To begin with, never use a tin teapot if an earthen one is obtainable. An even teaspoonful of dry tea is the usual allowance for a person. Scald the teapot with a little boiling water, and pour it off. Put in the tea, and pour on not over a cup of boiling water, letting it stand a minute or two for the leaves to swell. Then fill with the needed amount of water still boiling, this being about a small cupful to a person. Cover closely, and let it stand five minutes. Ten will be required for English breakfast tea, but never boil either, above all in a tin pot. Boiling liberates the tannic acid of the tea, which acts upon the tin, making a compound bitter and metallic in taste, and unfit for human stomachs.
One quart of corn meal; one teaspoon full of salt; one tablespoonful of melted lard; one large cup of boiling water. Melt the lard in the water. Mix the salt with the meal, and pour on the water, stirring it into a dough. When cool, make either into one large oval cake or two smaller ones, and bake in the oven to a bright brown, which will take about half an hour; or make in small cakes, and bake slowly on a griddle, browning well on each side. Genuine hoe-cake is baked before an open fire on a board.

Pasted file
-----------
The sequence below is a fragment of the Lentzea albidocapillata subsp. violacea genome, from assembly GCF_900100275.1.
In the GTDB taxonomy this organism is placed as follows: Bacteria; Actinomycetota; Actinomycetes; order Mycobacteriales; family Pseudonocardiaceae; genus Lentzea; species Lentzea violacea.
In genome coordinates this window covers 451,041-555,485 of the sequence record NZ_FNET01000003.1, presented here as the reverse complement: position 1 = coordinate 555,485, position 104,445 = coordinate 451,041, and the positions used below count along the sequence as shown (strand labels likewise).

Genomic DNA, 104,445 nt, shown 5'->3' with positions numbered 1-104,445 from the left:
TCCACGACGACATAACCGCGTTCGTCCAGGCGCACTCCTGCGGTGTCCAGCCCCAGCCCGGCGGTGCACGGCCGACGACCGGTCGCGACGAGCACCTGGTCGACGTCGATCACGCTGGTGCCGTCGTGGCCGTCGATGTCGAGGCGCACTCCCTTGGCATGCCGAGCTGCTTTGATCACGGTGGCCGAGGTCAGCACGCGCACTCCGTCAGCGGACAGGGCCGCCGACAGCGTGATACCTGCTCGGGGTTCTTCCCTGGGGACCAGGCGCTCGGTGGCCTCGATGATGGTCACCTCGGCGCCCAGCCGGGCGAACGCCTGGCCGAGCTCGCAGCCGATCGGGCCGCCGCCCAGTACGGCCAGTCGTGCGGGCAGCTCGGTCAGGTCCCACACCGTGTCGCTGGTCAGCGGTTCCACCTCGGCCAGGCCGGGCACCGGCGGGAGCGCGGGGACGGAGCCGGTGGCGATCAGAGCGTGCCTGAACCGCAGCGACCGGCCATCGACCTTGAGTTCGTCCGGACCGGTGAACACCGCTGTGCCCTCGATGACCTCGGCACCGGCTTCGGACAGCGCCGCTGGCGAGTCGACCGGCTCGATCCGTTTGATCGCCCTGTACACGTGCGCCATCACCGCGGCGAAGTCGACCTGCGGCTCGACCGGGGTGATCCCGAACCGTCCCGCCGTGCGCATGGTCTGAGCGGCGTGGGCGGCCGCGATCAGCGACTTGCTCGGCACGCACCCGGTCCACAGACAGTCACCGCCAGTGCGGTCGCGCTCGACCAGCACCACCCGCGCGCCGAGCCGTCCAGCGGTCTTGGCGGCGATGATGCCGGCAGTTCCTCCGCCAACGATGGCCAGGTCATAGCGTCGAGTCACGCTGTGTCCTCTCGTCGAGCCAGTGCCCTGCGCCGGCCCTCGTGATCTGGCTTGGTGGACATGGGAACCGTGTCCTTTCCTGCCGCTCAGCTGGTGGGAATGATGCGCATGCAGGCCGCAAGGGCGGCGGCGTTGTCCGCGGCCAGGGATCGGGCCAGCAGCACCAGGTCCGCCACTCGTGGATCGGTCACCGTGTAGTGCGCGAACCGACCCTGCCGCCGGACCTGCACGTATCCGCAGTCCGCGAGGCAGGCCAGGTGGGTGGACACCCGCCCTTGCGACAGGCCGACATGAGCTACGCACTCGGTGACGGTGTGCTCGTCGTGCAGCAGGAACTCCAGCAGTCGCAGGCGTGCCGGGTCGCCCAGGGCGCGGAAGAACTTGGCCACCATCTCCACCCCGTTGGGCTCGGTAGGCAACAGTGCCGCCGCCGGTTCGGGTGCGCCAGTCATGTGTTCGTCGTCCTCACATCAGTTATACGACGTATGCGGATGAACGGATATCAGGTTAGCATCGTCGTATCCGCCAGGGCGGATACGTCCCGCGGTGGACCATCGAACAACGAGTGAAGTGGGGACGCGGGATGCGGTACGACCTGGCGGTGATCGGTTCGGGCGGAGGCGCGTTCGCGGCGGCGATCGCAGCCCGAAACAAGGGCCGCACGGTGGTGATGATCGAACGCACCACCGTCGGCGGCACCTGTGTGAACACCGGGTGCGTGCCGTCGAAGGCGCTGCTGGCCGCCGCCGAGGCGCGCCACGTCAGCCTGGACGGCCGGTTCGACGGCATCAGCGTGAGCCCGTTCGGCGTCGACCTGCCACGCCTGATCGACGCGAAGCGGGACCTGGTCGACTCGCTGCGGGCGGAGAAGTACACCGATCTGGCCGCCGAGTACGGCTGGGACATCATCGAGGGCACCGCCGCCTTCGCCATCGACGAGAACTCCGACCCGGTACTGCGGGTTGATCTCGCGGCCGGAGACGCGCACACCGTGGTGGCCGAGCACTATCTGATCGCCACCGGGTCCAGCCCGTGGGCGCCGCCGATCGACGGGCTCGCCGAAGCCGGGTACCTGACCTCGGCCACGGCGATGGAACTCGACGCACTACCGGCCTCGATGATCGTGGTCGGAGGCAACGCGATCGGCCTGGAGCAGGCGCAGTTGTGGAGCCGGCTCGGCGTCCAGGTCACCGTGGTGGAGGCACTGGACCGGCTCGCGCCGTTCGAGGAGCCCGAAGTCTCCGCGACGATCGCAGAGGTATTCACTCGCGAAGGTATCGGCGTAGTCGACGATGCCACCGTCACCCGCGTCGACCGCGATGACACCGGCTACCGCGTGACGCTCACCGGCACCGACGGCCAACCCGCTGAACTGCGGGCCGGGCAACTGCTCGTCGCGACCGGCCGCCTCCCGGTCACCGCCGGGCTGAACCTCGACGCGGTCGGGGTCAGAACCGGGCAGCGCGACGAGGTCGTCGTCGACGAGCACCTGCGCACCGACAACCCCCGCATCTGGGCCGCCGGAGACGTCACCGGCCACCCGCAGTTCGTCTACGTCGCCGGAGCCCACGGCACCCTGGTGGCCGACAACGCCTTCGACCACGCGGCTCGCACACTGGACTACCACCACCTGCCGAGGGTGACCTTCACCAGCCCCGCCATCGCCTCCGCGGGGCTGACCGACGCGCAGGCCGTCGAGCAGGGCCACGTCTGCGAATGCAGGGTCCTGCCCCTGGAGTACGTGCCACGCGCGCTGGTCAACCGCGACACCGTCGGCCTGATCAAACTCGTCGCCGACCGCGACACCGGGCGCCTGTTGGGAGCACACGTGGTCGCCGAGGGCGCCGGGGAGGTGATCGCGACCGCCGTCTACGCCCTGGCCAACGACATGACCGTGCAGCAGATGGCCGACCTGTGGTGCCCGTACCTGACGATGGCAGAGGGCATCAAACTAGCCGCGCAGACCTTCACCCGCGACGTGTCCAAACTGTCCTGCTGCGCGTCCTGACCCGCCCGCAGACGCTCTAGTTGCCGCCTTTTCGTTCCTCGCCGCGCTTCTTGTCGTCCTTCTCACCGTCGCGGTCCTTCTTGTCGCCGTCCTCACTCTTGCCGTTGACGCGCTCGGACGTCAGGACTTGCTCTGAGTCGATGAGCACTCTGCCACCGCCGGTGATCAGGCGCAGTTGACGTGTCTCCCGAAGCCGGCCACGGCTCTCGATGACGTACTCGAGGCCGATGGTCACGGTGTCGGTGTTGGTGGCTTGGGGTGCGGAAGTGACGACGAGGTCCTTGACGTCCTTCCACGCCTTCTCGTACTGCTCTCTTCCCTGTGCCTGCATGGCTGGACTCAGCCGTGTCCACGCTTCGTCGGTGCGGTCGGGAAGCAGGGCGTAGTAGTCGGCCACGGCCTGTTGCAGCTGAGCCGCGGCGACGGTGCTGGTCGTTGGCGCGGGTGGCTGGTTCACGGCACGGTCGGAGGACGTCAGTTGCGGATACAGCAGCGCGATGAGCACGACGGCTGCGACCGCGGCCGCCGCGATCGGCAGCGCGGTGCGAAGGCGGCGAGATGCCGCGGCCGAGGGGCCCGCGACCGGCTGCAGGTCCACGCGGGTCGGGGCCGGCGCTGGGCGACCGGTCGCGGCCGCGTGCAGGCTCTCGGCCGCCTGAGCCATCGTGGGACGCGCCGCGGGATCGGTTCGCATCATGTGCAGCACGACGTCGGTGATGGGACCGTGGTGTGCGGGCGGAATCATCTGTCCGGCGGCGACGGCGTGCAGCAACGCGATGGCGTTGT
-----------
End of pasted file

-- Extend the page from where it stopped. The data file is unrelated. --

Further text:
From "The Easiest Way in Housekeeping and Cooking, Adapted to Domestic Use or Study in Classes" byHelen Campbell